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Palliative care doctors warn British public is being ‘scared’ into supporting assisted suicide

The Association of Palliative Medicine (APM) has warned that the public is being “scared” into supporting assisted suicide by an excessive focus in the media on cases of suffering at end-of-life, while coverage of well-delivered palliative care is ignored.

A survey of almost 300 APM members showed that a large majority of doctors working in palliative care believe there is not enough coverage of “good deaths” in the media and that there “is a high degree of patient and family misconception of palliative care, which may be exacerbated by public discussion of assisted suicide/euthanasia”.

A survey, published last week by the Association of Palliative Medicine (APM), reveals that 87% “felt there has not been enough press coverage of good deaths”. One respondent said:

“There has been huge bias in reporting misery of deaths and less on good palliative care and good deaths”.

Another said: “I wish there would be a lot more publicity and promotion about all the positive experiences of death and dying that occur across the country… most of the time the bad ones hit the news and overshadow all the good work that’s carried out by Palliative care teams”.

Stories about negative outcomes are “scaring vulnerable patients”

Chairperson of the APM, Dr Amy Proffitt, said doctors who provide palliative care are “deeply concerned” at how “grossly misleading” some of the reports are about the quality of end-of-life care in England.

“Stories about good deaths, available treatments and how to access end-of-life care are largely sacrificed in favour of those that focus on negative outcomes, which unfortunately are scaring vulnerable patients”, she said.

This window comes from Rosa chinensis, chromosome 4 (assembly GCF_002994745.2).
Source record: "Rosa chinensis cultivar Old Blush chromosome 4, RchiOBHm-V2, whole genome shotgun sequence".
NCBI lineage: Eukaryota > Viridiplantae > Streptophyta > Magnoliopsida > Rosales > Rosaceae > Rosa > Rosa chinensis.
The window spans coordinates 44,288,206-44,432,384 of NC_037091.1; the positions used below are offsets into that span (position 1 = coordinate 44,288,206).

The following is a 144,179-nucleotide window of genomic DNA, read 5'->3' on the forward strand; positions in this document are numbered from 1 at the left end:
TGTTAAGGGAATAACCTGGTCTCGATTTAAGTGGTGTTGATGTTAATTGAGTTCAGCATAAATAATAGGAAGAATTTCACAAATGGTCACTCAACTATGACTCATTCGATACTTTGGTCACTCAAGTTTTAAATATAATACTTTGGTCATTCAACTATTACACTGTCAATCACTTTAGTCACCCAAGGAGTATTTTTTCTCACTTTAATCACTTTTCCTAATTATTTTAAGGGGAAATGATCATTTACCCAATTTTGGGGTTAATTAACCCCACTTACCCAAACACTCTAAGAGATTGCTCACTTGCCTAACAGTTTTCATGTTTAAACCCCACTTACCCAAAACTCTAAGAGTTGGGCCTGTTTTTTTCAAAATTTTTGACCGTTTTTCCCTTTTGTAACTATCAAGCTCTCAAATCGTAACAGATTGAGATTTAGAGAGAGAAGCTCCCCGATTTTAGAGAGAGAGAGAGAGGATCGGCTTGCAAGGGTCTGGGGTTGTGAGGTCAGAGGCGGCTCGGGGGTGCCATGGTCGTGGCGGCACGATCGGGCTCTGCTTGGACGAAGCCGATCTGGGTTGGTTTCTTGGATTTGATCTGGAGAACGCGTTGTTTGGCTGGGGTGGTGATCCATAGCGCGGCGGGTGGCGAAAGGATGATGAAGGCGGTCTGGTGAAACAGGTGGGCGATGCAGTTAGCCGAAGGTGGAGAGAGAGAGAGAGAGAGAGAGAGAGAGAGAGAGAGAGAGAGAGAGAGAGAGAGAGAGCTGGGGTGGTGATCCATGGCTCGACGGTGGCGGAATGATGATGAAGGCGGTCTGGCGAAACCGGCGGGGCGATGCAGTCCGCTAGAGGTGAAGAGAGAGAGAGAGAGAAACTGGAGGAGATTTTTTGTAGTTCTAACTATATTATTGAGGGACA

“This is then compounded by failing to ask why these issues occurred. For example, was the patient able to access all the services they needed? For any clinician, this is the obvious first question, because we know that around one in four people who would benefit from palliative care do not receive it”.

Patient and family confusion about palliative care

The survey also revealed that palliative care doctors believe there is a high degree of patient and family misconception about end-of-life care. 67% of respondents said that “patients and families think they are definitely or probably practicing covert euthanasia”.

One respondent said: “Some patients confuse palliative care with euthanasia, especially when it comes to the use of injectable opioids”.

Another doctor said: “Palliative care is already equivalent to euthanasia in the [public’s] mind here – they associate syringe pumps with euthanasia and this is a myth we have to [dispel] on a daily basis when interacting with patients and their families in the hospital”.

The survey also found that while 60% of doctors in palliative care are able to have open discussions about assisted suicide and euthanasia in their clinical teams, some 10% said that “the organisation where they deliver most of their care currently does or would actively inhibit them from expressing their views on assisted suicide”.

Palliative care doctors oppose assisted suicide

A 2020 British Medical Association (BMA) survey showed that 84% of doctors in palliative medicine would not be willing to perform euthanasia on a patient should the law ever change.

The APM survey came out at the same time as an amendment to the Government’s Health and Care Bill that sought to force the Government into drafting anassisted suicide bill within a year of the Health and Care Bill becoming law.

On Wednesday evening, Lord Forsyth’s assisted suicide amendment was not taken to a vote, but it is possible that the amendment will be debated again at Report Stage of the Bill.